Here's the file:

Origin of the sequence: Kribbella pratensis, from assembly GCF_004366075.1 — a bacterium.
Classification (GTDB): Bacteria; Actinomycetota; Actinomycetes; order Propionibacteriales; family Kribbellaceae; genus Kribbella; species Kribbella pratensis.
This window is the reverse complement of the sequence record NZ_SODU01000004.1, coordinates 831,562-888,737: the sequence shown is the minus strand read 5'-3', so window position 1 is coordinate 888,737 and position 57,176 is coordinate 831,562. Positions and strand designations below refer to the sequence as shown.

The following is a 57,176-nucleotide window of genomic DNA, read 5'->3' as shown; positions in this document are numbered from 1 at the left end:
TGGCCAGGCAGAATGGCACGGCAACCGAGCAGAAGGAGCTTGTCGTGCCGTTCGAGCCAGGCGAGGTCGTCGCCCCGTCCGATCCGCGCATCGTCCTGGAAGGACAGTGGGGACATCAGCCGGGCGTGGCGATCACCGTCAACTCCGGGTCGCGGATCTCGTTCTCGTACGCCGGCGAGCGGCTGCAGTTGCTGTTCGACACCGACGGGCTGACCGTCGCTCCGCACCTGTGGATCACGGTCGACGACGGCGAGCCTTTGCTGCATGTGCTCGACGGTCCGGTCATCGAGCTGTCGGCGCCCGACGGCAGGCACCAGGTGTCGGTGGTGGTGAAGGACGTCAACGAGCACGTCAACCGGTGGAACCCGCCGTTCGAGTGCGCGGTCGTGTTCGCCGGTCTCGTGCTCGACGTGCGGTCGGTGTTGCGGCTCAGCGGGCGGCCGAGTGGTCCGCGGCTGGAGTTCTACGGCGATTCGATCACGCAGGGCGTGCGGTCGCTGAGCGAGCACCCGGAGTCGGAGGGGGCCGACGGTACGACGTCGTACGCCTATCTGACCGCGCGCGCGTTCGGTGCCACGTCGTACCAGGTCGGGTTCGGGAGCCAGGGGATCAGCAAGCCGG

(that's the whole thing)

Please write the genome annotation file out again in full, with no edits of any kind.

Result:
Origin of the sequence: Kribbella pratensis, from assembly GCF_004366075.1 — a bacterium.
Classification (GTDB): Bacteria; Actinomycetota; Actinomycetes; order Propionibacteriales; family Kribbellaceae; genus Kribbella; species Kribbella pratensis.
This window is the reverse complement of the sequence record NZ_SODU01000004.1, coordinates 831,562-888,737: the sequence shown is the minus strand read 5'-3', so window position 1 is coordinate 888,737 and position 57,176 is coordinate 831,562. Positions and strand designations below refer to the sequence as shown.

The following is a 57,176-nucleotide window of genomic DNA, read 5'->3' as shown; positions in this document are numbered from 1 at the left end:
TGGCCAGGCAGAATGGCACGGCAACCGAGCAGAAGGAGCTTGTCGTGCCGTTCGAGCCAGGCGAGGTCGTCGCCCCGTCCGATCCGCGCATCGTCCTGGAAGGACAGTGGGGACATCAGCCGGGCGTGGCGATCACCGTCAACTCCGGGTCGCGGATCTCGTTCTCGTACGCCGGCGAGCGGCTGCAGTTGCTGTTCGACACCGACGGGCTGACCGTCGCTCCGCACCTGTGGATCACGGTCGACGACGGCGAGCCTTTGCTGCATGTGCTCGACGGTCCGGTCATCGAGCTGTCGGCGCCCGACGGCAGGCACCAGGTGTCGGTGGTGGTGAAGGACGTCAACGAGCACGTCAACCGGTGGAACCCGCCGTTCGAGTGCGCGGTCGTGTTCGCCGGTCTCGTGCTCGACGTGCGGTCGGTGTTGCGGCTCAGCGGGCGGCCGAGTGGTCCGCGGCTGGAGTTCTACGGCGATTCGATCACGCAGGGCGTGCGGTCGCTGAGCGAGCACCCGGAGTCGGAGGGGGCCGACGGTACGACGTCGTACGCCTATCTGACCGCGCGCGCGTTCGGTGCCACGTCGTACCAGGTCGGGTTCGGGAGCCAGGGGATCAGCAAGCCGG